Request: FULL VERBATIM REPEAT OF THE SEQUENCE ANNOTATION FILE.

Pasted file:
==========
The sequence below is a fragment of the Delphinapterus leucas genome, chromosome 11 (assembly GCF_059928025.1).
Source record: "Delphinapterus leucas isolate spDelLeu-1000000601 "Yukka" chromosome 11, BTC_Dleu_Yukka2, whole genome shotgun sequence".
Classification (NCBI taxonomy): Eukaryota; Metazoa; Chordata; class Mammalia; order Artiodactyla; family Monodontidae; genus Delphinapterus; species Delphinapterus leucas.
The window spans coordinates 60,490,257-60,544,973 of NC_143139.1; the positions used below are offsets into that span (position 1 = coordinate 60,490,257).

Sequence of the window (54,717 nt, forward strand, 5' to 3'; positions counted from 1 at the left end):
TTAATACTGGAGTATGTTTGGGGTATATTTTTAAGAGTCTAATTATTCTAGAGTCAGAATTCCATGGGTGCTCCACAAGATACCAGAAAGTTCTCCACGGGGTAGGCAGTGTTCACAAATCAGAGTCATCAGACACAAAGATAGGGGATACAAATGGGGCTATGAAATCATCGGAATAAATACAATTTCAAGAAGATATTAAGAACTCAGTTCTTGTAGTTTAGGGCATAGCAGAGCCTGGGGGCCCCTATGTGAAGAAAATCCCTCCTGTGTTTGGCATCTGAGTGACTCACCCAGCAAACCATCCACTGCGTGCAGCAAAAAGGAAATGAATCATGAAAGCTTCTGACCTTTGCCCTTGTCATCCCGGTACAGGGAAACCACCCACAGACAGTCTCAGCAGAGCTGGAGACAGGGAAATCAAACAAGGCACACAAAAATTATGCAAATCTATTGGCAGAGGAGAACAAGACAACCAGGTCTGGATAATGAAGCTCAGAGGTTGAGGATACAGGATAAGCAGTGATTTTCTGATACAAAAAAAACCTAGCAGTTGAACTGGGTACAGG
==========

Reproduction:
The sequence below is a fragment of the Delphinapterus leucas genome, chromosome 11 (assembly GCF_059928025.1).
Source record: "Delphinapterus leucas isolate spDelLeu-1000000601 "Yukka" chromosome 11, BTC_Dleu_Yukka2, whole genome shotgun sequence".
Classification (NCBI taxonomy): Eukaryota; Metazoa; Chordata; class Mammalia; order Artiodactyla; family Monodontidae; genus Delphinapterus; species Delphinapterus leucas.
The window spans coordinates 60,490,257-60,544,973 of NC_143139.1; the positions used below are offsets into that span (position 1 = coordinate 60,490,257).

Sequence of the window (54,717 nt, forward strand, 5' to 3'; positions counted from 1 at the left end):
TTAATACTGGAGTATGTTTGGGGTATATTTTTAAGAGTCTAATTATTCTAGAGTCAGAATTCCATGGGTGCTCCACAAGATACCAGAAAGTTCTCCACGGGGTAGGCAGTGTTCACAAATCAGAGTCATCAGACACAAAGATAGGGGATACAAATGGGGCTATGAAATCATCGGAATAAATACAATTTCAAGAAGATATTAAGAACTCAGTTCTTGTAGTTTAGGGCATAGCAGAGCCTGGGGGCCCCTATGTGAAGAAAATCCCTCCTGTGTTTGGCATCTGAGTGACTCACCCAGCAAACCATCCACTGCGTGCAGCAAAAAGGAAATGAATCATGAAAGCTTCTGACCTTTGCCCTTGTCATCCCGGTACAGGGAAACCACCCACAGACAGTCTCAGCAGAGCTGGAGACAGGGAAATCAAACAAGGCACACAAAAATTATGCAAATCTATTGGCAGAGGAGAACAAGACAACCAGGTCTGGATAATGAAGCTCAGAGGTTGAGGATACAGGATAAGCAGTGATTTTCTGATACAAAAAAAACCTAGCAGTTGAACTGGGTACAGG